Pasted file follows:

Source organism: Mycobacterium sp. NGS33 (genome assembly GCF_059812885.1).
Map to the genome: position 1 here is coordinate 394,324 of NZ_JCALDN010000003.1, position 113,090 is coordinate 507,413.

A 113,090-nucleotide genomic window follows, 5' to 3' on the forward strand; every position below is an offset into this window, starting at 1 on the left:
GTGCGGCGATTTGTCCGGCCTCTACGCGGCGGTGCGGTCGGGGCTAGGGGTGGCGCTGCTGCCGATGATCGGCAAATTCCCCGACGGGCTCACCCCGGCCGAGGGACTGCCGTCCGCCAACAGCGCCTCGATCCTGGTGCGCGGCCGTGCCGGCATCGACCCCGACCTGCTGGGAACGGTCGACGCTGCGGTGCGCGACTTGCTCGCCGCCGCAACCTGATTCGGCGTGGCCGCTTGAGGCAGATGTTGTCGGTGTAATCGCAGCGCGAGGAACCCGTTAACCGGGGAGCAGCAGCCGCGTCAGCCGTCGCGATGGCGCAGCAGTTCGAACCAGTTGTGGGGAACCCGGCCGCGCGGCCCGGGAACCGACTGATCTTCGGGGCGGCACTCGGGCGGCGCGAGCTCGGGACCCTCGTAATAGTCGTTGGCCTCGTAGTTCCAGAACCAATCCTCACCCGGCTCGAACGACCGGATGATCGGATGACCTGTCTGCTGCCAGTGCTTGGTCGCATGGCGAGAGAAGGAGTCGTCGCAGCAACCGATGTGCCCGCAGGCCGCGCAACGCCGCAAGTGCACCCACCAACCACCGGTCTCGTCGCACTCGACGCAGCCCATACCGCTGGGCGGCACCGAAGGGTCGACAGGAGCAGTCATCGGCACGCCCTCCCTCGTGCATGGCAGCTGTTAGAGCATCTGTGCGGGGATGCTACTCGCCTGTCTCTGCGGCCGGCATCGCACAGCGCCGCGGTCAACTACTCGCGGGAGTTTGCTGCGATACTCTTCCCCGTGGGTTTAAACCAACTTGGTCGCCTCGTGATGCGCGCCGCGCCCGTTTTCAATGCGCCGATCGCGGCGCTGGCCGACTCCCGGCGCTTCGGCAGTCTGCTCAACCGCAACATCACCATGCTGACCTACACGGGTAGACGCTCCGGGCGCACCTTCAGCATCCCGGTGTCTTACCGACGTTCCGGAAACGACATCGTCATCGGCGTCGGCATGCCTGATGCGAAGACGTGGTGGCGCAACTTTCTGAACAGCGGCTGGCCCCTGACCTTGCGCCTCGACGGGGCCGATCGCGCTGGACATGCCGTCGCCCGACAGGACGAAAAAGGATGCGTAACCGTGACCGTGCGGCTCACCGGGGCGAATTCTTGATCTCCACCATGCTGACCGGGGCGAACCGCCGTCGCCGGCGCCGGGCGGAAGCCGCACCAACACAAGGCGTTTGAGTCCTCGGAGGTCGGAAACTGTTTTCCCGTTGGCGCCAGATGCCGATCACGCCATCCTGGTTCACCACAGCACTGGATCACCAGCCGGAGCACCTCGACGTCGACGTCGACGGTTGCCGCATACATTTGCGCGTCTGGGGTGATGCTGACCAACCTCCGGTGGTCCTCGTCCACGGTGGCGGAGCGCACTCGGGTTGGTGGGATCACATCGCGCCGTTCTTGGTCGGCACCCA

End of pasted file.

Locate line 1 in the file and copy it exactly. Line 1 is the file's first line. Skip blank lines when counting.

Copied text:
Source organism: Mycobacterium sp. NGS33 (genome assembly GCF_059812885.1).